K8s Tools You Should Try: K9s, Lens, and Weaveworks Scope

Published: Feb 22, 2022 by Isaac Johnson

My colleague Paul pointed out a really amazing toolset with which I’ve become rather smitten; k9s. It is a fully OSS Kubernetes CLI tool that does a whole lot of things while staying within the command line. Commands are quick (very ‘vi-like’) and you can drive about your cluster without ever having to lift your fingers from the keyboard.

Lens is my other oft-used graphical interface to Kubernetes. At a prior, most of the developers switched over to Lens as it was a lot easier than launching the Kubernetes Dashboard for everyone. It has some commercial offerings as well including teams, storing your creds in the cloud and a hosted cluster option if you want them to manage a cluster for you.

Weave.works has been around a while (2014), but I was not familiar until recently with their Weave Scope product. Scope “automatically detects processes, containers, hosts. No kernel modules, no agents, no special libraries, no coding. Seamless integration with Docker, Kubernetes, DCOS and AWS ECS”.

We’ll take a moment to explore all three with demos and some embedded videos as well.

K9s

To install into WSL, I first needed Homebrew on Linux:

$ /bin/bash -c "$(curl -fsSL https://raw.githubusercontent.com/Homebrew/install/HEAD/install.sh)"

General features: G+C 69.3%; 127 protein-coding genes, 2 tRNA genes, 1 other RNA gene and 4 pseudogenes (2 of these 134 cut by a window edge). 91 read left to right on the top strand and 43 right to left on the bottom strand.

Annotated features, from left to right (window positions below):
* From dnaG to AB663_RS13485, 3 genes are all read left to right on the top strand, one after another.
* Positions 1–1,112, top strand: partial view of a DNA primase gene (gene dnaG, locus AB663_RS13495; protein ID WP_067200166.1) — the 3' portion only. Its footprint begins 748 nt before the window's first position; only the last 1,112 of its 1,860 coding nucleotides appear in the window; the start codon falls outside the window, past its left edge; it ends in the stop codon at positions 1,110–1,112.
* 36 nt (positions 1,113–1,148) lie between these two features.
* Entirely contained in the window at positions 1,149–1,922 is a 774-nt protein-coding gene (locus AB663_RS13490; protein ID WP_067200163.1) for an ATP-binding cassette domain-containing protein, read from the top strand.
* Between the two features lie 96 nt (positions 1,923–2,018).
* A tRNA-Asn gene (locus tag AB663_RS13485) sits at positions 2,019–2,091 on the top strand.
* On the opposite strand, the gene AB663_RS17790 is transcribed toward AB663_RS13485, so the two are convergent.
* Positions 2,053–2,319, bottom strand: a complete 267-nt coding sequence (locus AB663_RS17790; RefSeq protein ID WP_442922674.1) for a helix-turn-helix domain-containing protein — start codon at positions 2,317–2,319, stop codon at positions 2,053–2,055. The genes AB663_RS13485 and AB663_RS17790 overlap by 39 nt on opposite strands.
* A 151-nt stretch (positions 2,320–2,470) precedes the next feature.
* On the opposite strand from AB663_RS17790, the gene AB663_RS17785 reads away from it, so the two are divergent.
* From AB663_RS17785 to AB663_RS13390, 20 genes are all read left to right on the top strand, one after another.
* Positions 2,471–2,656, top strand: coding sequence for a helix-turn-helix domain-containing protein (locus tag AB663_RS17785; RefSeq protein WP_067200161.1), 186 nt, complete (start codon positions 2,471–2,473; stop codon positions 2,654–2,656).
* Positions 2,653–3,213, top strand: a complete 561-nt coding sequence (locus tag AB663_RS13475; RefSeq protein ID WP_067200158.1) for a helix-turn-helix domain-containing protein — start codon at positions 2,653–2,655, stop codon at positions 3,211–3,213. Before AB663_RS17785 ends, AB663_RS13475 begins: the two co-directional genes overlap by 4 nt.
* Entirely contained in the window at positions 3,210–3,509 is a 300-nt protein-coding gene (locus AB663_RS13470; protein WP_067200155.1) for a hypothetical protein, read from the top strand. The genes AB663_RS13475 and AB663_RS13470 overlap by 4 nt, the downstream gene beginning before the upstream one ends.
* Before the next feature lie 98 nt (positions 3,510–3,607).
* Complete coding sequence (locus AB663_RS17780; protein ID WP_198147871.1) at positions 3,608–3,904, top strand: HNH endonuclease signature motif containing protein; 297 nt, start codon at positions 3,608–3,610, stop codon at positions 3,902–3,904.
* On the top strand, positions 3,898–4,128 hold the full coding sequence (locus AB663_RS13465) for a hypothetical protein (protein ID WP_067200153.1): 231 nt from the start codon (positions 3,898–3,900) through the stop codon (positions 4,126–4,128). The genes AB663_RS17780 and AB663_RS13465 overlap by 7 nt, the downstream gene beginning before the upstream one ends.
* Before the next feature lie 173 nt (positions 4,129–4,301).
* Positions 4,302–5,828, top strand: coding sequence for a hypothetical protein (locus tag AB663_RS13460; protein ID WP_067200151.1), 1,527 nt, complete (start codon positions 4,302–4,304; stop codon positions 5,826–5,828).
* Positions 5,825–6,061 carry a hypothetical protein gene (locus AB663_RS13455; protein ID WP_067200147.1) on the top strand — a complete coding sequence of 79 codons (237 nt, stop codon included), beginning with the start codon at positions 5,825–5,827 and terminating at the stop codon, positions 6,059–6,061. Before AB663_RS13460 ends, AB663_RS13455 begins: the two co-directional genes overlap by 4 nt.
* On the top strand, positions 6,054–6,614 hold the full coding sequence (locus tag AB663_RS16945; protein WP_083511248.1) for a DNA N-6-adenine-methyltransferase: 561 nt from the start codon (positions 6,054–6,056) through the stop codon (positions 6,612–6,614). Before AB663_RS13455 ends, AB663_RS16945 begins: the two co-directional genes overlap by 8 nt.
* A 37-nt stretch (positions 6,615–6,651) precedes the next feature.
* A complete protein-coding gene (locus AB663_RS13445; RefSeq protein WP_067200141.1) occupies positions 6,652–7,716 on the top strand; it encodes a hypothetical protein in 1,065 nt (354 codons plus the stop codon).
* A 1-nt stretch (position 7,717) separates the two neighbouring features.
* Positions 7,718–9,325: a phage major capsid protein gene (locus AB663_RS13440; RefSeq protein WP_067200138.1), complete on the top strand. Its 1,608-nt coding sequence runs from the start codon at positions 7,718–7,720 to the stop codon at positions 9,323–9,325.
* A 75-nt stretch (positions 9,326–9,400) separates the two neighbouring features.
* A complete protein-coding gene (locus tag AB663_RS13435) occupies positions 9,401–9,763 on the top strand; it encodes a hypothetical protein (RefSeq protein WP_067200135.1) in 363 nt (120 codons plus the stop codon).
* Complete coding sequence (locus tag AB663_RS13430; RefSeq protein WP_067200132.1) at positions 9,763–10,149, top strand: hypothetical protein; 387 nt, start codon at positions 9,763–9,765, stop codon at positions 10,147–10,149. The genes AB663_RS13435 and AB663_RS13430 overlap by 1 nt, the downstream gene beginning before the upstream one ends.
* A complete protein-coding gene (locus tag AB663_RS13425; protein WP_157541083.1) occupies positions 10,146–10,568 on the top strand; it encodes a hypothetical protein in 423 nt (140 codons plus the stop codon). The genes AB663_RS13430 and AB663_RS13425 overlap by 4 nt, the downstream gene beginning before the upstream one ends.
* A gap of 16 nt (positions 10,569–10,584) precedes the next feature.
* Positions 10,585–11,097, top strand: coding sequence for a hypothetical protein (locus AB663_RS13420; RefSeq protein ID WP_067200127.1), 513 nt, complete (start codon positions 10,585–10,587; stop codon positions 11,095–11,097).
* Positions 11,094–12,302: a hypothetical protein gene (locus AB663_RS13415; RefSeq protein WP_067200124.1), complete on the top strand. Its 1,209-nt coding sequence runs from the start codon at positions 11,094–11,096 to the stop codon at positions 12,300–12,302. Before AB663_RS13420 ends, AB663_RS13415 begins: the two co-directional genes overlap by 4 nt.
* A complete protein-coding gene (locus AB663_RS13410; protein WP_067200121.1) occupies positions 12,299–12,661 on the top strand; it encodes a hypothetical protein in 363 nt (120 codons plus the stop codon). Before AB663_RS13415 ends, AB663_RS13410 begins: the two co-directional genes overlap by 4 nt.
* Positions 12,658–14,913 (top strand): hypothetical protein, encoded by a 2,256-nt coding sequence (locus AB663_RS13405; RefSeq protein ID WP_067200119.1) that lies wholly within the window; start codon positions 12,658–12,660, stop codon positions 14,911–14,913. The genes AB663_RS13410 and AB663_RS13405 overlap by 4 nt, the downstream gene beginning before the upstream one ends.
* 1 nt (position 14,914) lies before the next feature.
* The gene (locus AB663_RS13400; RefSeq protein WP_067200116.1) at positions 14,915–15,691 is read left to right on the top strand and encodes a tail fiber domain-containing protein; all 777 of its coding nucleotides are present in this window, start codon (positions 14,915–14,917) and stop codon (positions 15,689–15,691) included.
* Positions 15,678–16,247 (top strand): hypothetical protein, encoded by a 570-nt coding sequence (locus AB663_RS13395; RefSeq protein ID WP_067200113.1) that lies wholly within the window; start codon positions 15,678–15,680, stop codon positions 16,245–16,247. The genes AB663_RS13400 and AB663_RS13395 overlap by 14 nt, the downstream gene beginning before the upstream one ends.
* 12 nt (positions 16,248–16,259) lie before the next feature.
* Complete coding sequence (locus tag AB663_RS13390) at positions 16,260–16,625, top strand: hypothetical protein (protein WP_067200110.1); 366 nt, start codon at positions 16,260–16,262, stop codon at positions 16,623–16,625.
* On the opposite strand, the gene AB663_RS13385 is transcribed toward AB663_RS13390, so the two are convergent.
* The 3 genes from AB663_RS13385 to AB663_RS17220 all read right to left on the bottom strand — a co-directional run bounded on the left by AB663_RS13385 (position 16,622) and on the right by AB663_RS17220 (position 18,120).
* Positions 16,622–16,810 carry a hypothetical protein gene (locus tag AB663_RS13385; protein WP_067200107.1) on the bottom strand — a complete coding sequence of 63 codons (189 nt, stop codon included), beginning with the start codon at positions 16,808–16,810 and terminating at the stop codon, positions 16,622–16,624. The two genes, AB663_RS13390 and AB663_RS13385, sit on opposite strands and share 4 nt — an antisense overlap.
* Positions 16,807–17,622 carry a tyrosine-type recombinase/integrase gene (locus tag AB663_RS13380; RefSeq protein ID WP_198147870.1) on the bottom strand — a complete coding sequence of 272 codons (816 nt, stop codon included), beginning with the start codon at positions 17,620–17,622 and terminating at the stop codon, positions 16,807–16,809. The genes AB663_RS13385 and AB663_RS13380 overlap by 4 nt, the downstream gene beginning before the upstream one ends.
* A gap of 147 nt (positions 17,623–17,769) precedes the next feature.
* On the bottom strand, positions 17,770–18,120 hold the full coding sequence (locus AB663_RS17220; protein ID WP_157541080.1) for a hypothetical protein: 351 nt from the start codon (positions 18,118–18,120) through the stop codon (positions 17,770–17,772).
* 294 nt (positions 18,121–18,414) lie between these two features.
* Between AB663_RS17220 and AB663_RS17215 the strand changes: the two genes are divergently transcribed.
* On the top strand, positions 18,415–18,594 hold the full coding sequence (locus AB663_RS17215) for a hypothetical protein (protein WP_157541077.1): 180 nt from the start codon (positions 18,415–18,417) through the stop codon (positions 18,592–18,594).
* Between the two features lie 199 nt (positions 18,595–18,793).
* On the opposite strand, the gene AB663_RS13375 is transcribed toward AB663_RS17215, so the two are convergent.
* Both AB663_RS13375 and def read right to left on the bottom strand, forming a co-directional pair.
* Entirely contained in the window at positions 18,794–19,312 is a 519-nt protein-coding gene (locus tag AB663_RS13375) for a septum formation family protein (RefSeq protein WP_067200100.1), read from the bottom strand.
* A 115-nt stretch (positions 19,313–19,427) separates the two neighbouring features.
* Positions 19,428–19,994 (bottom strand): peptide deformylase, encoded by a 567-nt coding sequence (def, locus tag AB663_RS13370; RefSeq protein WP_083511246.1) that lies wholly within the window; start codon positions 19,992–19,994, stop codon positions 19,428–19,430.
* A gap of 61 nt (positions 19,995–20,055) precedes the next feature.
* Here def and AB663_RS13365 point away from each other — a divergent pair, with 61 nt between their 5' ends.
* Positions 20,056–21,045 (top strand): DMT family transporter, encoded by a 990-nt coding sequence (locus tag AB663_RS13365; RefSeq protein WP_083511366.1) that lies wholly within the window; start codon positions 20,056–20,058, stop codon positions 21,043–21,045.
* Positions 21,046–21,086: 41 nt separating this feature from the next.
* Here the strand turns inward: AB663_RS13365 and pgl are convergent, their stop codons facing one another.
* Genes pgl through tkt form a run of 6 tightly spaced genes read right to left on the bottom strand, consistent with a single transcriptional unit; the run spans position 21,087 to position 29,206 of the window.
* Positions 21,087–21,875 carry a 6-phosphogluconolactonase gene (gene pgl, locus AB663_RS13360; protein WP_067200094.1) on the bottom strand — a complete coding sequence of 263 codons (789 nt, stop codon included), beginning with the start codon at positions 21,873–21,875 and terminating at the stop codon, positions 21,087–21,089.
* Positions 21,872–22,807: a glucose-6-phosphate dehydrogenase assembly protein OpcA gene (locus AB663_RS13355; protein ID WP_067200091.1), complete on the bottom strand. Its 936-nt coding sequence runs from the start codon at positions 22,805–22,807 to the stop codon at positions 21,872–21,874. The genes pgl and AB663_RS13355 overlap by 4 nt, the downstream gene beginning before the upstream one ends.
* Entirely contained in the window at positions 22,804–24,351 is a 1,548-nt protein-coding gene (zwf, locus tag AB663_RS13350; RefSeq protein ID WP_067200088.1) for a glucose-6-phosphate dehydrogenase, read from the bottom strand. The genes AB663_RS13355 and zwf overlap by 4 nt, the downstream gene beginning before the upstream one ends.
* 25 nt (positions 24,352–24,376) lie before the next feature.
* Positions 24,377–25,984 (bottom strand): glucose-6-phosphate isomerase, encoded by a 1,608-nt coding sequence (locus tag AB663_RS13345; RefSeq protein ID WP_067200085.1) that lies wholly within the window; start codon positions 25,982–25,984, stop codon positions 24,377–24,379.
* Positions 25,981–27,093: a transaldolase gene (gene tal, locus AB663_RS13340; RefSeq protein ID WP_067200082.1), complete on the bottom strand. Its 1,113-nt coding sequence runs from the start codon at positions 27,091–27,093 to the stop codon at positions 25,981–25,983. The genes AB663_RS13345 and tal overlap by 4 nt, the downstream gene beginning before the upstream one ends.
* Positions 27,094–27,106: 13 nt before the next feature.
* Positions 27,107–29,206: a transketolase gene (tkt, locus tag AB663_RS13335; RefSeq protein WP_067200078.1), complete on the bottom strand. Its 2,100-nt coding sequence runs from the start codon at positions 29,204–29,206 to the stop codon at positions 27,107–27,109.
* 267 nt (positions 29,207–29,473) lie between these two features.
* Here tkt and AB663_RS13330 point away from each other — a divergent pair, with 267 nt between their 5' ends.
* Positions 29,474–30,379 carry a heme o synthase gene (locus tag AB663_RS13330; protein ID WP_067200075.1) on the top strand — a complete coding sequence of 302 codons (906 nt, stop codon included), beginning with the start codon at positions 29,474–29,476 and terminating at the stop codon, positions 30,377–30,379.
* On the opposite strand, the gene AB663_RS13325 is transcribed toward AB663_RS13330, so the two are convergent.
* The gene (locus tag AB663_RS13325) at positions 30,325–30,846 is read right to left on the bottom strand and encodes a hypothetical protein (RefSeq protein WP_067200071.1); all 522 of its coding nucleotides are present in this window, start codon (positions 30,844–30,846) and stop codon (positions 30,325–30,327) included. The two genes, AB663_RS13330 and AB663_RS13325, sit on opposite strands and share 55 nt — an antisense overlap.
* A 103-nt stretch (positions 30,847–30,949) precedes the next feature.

$ echo 'eval "$(/home/linuxbrew/.linuxbrew/bin/brew shellenv)"' >> /home/builder/.profile
# setup this shell
$ eval "$(/home/linuxbrew/.linuxbrew/bin/brew shellenv)"

Note: This step took a very long time to complete

Next, I simply needed to install with brew:

$ brew install derailed/k9s/k9s
Running `brew update --preinstall`...
==> Homebrew is run entirely by unpaid volunteers. Please consider donating:
  https://github.com/Homebrew/brew#donations
==> Auto-updated Homebrew!
Updated 1 tap (homebrew/core).
==> New Formulae
linux-headers@5.16
==> Updated Formulae
Updated 21 formulae.

==> Tapping derailed/k9s
Cloning into '/home/linuxbrew/.linuxbrew/Homebrew/Library/Taps/derailed/homebrew-k9s'...
remote: Enumerating objects: 788, done.
remote: Counting objects: 100% (372/372), done.
remote: Compressing objects: 100% (186/186), done.
remote: Total 788 (delta 90), reused 0 (delta 0), pack-reused 416
Receiving objects: 100% (788/788), 86.15 KiB | 1.91 MiB/s, done.
Resolving deltas: 100% (192/192), done.
Tapped 1 formula (12 files, 175.3KB).
==> Downloading https://github.com/derailed/k9s/releases/download/v0.25.18/k9s_Linux_x86_64.tar.gz
==> Downloading from https://objects.githubusercontent.com/github-production-release-asset-2e65be/1675
######################################################################## 100.0%
==> Installing k9s from derailed/k9s
🍺  /home/linuxbrew/.linuxbrew/Cellar/k9s/0.25.18: 5 files, 52.9MB, built in 1 second
==> Running `brew cleanup k9s`...
Disable this behaviour by setting HOMEBREW_NO_INSTALL_CLEANUP.
Hide these hints with HOMEBREW_NO_ENV_HINTS (see `man brew`).